Solar cooking

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Default.png    See also the Solar cooking category.
for subtopics, how-tos, project pages, designs, organization pages and more.


Contents

[edit] Introduction

Most solar cookers work on basic principles: sunlight is converted to heat energy that is retained for cooking. Sunlight is the "fuel." The requirements for solar cooking are very simple. You must be able to place the solar cooker in a location that gets sun for several hours and be protected from strong wind. Solar cookers, obviously do not work at night or on very cloudy days. The sunlight is absorbed on dark surfaces that heat up. Food cooks best in dark, shallow, thin metal pots with dark, tight-fitting lids to hold in heat and moisture. To retain the heat created when the black pot absorbs the suns rays some form of transparent cover is needed. This can be as simple as a clear plastic bag or as complicated as evacuated multiple layers of glass. One method to speed the cooking process is to use reflectors to increase the concentration of sunlight on your collector.

The unquestioned authority on solar cooking is Solar Cookers International (SCI). They spread solar cooking awareness and skills worldwide, particularly in areas with plentiful sunshine and diminishing sources of cooking fuel. SCI has enabled 30,000 families in Africa to cook with the sun's energy, freeing women and children from the burdens of gathering wood and carrying it for miles.

SCI also maintains an excellent wiki of solar cooker designs.

[edit] Designs

Solar cookers are solar concentrators where precision and efficiency has been sacrificed for ease of construction and use of readily available materials. Inexact geometries that still allow for water boiling or bread baking temperatures are used.

Solar cookers are usually of the solar funnel, Parabolic (e.g. Focus-balanced paraboloid) or compound parabolic type. See also Using Two Parabolic Troughs to Simulate a Paraboloid.

Some calculations relevant to the design of solar cookers with paraboloidal reflectors can be found on the Sun related calculations page.

[edit] Solar Cookers World Network

The Solar Cookers World Network is an alliance of more than 500 non-governmental organizations (NGOs), manufacturers, and individuals actively promoting solar cooking in more than 100 countries. This wiki-based site allows Network participants to share information and collaborate on projects and research. Solar cooking is an important part of Integrated Cooking, which also includes the use of fuel-efficient woodstoves and heat-retention cookers.

[edit] Solar cooking and violence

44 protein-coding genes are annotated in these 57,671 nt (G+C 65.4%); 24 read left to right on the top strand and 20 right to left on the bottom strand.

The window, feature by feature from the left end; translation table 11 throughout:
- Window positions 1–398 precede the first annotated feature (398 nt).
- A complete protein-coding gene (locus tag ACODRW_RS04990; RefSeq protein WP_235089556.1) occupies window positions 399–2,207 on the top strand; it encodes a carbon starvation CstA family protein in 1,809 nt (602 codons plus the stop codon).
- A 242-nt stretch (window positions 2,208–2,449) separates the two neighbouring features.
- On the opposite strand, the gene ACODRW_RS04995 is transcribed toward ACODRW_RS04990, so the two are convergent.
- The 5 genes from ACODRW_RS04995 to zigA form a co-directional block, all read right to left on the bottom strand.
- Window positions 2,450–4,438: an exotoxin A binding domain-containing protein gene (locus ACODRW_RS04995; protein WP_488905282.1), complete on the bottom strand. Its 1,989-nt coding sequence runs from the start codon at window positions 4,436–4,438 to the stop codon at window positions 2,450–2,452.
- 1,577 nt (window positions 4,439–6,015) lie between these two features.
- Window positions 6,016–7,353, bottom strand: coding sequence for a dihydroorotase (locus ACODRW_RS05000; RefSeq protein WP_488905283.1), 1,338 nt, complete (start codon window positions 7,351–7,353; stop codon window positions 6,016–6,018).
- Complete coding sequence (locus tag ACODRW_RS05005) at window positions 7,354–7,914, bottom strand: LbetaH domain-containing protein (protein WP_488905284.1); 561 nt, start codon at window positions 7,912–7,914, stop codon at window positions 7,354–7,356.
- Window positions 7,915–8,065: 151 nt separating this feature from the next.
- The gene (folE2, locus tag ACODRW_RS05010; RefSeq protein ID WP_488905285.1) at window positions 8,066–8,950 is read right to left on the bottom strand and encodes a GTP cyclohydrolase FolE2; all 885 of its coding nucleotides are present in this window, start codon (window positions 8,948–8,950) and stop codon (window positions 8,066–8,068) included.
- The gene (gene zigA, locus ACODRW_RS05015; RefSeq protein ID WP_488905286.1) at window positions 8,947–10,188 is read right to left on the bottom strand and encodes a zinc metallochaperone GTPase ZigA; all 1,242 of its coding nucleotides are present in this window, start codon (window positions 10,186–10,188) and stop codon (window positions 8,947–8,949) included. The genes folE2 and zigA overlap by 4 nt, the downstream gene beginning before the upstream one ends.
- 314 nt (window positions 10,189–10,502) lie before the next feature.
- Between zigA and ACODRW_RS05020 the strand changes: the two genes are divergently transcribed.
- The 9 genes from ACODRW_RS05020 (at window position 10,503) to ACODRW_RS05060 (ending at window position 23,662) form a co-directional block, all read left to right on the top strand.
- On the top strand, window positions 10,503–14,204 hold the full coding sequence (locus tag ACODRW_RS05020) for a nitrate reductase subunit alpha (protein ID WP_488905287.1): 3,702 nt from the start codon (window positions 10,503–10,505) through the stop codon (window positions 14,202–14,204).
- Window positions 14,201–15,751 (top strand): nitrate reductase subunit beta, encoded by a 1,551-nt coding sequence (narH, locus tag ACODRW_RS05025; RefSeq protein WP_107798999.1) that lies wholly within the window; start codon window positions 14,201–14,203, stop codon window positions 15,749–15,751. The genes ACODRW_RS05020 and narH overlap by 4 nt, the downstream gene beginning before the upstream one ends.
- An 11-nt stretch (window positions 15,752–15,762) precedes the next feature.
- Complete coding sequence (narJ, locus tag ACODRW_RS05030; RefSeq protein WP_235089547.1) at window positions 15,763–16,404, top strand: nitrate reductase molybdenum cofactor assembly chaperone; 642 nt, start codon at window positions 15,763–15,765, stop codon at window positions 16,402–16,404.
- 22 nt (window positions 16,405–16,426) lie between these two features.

Solar cooking has an unexpected relationship - good and bad - with violence.

  • Anecdotes exist that solar cookers are not promoted by some NGOs in Africa due to domestic violence. When the weather has not been suitable for cooking, and the husband returns home to find no meal ready, he may become violent towards his wife. (This raises other issues, but one immediate issue is not to aggravate the victim's situation by having an unreliable cooker.)[verification needed]
  • In Darfur, solar cooking has meant women have not had to leave safe areas searching for firewood - thus these cookers are keeping them out of harms way.

Note that in the case of domestic violence and the failure of the meal to cook, there is a technological solution: integrated cooking (see Wikia:Solarcooking:Integrated cooking method).

The points above come from email conversations. I hope to find get people with experience in these things to contribute to Appropedia. --Chriswaterguy · talk 00:20, 31 October 2007 (PDT)

[edit] Sierra Nevada College Solar Oven Project

For their ENVS 353 Alternative Energy Systems' course, Sierra Nevada College students Tiago Galletti, Andrew Jordan, Parker Martin, and Zach Schomp made available to students two solar cookers. One involved improvements to a prototype designed by former Sierra Nevada College President and inventor Ben Solomon. This cooker was improved mainly by sealing the gaps which were releasing heat and by adding insulation around the outside. The other solar cooker was simply made from cardboard, aluminum foil, and glue. The students used the pdf template from the CooKit website which provided a proven design (link provided under "External Links").

Solar cookers can also be used to pasteurize water. Millions of people become sick each year from drinking contaminated water and about 1.3 billion people do not have access to safe drinking water, including nearly half the population of sub-Saharan Africa. In many of the most severely affected regions, sunshine is an abundant source of energy. Pasteurizing water makes it safe to drink and can be done at temperatures well below boiling. (71°C or 160°F)

These solar cookers will provide students with an alternative option to microwaving their food or eating the food provided by the cafeteria which is not always the best nor healthiest. We have provided them with recipes (also in "External Links") and we hope to get momentum going with these ovens in hopes that the school will serve healthier foods.

Fig 1: Cookit template solar cooker  
Fig 2: Improved solar cooker  

[edit] Interwiki links

[edit] External links


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